1. Embrace Winter

This is a hard one for me, but once I learned about the Danish lifestyle concept of hygge (pronounced hoo-ga), I began to see the light. Hygge is all about creating a space and environment that feels comforting and cozy. Most homes in Denmark are designed with this in mind - making sure there are spaces in your home where you can relax, have a warm meal, or cozy up under blankets to read or write. Lighting fixtures are soft and candles are abundant. Restaurants in Denmark are even rated by the level of how hygge they feel . The idea here is not about luxury, it's about being intentional about our time and space, cultivating a lifestyle that nurtures us. It's about supporting ourselves in our downtime, especially throughout winter, and making that time and that space something that really nourishes our spirit. So bring out your blankets and pillows and set up a hygge corner in your home, make a cup of tea, and get out your favorite book or write a letter to an old friend. Or create an intimate dinner party or potluck and invite over a few friends. Light candles, get some plants or flowers to add a little freshness and reconnect. You don't have to spend a lot of money to create more hygge and more connection with yourself and your loved ones in your life and in your home.

2. Tap into the cycles of the moon.

The Jewish calendar follows the lunar cycle. This means that a day starts at sundown and ends the next day at sundown. This is why Shabbat starts on Friday night and ends of Saturday night. So too, each Hebrew month is counting according to the moon. Each month starts with the new moon and is 28 or 29 days. The start of each new month is called Rosh Chodesh, literally meaning head of the month. According to Jewish wisdom traditions, each Hebrew month has special attributes, often corresponding to the season or to the holiday that occurs that month. Cultivating a practice to take a little bit of time each month to notice the cycle of the moon and the new moon can have a profound impact on our lives. Taking the time to learn about and meditate on the themes of that month can help us feel more grounded. Following the cycle of the moon also reminds us there is a natural waxing and waning to what life brings our way. Remembering that the moon goes through phases - and so do we - can help us move through challenges or different emotions. It's easy to feel like our days and years are passing us by, but taking the time each month to slow down and pause, can help us take stock and check in with ourselves. Adding this into your life as a spiritual practice can help us live more integrated, holistic lives. Doing this in a group can also help us feel more rooted and connected with other like-hearted individuals where we can support each others spiritual practice and personal growth together.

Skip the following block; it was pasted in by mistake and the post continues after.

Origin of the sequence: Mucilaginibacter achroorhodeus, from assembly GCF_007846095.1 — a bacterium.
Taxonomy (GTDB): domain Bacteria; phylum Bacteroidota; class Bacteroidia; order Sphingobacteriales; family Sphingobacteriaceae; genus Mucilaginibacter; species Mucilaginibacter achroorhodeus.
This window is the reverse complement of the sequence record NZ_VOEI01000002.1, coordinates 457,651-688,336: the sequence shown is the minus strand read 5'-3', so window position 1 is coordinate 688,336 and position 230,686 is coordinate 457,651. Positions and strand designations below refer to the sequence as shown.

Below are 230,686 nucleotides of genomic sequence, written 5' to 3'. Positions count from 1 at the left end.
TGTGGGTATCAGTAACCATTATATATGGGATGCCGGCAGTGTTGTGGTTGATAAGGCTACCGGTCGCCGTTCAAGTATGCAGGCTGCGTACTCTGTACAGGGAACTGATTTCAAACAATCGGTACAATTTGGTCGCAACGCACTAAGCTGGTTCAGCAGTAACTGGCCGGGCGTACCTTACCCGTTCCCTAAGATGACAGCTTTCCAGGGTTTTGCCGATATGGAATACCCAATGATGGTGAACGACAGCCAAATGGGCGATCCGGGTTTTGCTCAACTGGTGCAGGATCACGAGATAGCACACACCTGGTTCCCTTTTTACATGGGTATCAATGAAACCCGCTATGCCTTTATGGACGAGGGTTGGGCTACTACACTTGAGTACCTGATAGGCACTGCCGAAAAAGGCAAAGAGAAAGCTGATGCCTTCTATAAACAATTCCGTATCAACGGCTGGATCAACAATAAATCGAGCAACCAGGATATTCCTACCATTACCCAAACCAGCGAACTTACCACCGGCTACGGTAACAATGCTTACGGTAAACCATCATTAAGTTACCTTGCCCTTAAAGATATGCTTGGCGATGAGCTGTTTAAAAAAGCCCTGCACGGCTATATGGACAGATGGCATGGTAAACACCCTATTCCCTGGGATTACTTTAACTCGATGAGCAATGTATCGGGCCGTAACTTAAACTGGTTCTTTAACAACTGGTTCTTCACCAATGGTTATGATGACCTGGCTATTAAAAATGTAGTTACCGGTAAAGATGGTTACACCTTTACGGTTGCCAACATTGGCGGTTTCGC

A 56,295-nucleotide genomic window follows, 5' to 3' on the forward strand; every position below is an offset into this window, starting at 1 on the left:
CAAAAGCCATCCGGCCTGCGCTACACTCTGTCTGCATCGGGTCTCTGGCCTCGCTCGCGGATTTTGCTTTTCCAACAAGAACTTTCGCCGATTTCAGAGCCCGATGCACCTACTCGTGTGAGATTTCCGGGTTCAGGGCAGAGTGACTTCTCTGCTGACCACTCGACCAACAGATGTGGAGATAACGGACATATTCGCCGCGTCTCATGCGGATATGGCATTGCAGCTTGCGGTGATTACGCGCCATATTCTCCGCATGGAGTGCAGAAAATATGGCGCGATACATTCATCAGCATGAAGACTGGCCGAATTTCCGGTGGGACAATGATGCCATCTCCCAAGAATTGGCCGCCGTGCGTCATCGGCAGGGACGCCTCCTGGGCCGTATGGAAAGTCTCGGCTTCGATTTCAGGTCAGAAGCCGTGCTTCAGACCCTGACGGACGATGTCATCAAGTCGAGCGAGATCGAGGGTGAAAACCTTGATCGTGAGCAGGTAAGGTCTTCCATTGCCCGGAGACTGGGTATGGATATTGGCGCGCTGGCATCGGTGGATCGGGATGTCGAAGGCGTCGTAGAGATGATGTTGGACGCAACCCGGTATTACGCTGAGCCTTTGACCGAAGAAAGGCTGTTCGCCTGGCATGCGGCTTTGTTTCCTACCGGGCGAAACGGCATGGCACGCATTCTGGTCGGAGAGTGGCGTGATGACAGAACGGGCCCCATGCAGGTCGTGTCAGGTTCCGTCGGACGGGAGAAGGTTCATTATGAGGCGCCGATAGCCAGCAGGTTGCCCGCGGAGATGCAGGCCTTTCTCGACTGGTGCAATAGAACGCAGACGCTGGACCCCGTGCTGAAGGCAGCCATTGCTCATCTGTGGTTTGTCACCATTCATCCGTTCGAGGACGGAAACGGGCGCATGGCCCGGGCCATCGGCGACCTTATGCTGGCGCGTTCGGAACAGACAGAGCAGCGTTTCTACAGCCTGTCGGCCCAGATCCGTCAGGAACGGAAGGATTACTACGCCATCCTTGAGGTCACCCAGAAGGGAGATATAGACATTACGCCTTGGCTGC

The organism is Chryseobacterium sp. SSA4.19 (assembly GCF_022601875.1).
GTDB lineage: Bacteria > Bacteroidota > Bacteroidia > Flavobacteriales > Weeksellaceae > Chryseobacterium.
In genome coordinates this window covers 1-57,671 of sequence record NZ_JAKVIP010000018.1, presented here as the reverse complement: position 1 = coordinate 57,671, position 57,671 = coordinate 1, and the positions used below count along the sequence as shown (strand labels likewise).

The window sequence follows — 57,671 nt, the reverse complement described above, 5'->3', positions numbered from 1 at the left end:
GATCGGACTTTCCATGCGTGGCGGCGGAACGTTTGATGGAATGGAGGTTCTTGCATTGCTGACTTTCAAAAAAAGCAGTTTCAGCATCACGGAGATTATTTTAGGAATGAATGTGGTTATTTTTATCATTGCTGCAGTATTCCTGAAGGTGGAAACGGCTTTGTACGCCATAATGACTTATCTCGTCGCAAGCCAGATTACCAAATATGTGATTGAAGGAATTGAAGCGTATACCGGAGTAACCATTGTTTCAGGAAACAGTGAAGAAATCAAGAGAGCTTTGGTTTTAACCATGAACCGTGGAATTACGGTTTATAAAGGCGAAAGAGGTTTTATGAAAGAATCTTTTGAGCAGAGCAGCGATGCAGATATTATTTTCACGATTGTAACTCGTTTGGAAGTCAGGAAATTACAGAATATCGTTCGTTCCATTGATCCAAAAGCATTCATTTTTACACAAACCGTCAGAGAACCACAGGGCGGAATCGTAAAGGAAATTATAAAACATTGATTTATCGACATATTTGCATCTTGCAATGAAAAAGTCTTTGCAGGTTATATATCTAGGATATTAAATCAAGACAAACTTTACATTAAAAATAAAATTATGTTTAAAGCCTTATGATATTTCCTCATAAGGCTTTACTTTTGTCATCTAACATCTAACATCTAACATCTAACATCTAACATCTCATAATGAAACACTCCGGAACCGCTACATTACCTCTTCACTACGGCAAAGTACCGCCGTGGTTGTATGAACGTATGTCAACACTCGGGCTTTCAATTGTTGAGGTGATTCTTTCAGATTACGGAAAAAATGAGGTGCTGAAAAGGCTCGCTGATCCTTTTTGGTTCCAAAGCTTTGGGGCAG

3. Express yourself

Often in my workshops and classes, I build in time for students to write or make art. Some of my students have a regular journaling practice or have a natural creative ability and love to make art. However, many of my students don't necessarily identify as an artist or with a creative talent. And that's ok. So many of us found joy in the freedom to draw, paint or make collages as a child but somewhere along the way we were told or decided for ourselves that we were not good artists. I see this a lot. Somehow, growing up we got it into our heads that good art should look beautiful. Often I try to "unteach" this or help my students "unlearn" the idea that art needs to look a certain way. The art and writing we do in my workshops is more focused on the creative process, taking the time to express yourself in a medium which you may not often use in your daily life as an adult. The process of allowing yourself to make something with your hands, to express a thought, feeling or image in your heart and then to put it on paper is very meaningful and profound. It can also feel vulnerable to do this, but there is growth that comes from cultivating the ability to express ourselves in different ways. Engaging in this kind of practice - whether it's for 5, 10, 30 or 60 minutes can be incredibly rewarding - simply for the sense of unfettered engagement in the activity at hand and the sense of accomplishment. So whether it's an adult coloring book, writing in your journal, taking your art supplies our of the closet or cutting up an old magazine - give yourself the opportunity to get your creative juices going and get in the flow. See what happens. Reflect on your work with love and self-compassion. This process provides us with care, healing, and self-growth.

If you're interested in tapping into any of these practices, sign up for my newsletter, reach out to me to find out more about private spiritual coaching or join me for Align: a monthly series starting Saturday night February 2, 2019 at 7:30pm at the Center for Mindful Living in Washington, DC. Each monthly workshop gathering will include ritual, teachings on the season and the month, and have time for creative expression and intention setting - all designed to help you align with the seasons and cycles in your life. This is a wonderful opportunity to integrate more rootedness, spirituality and creative expression into your life. For details and registration, click here.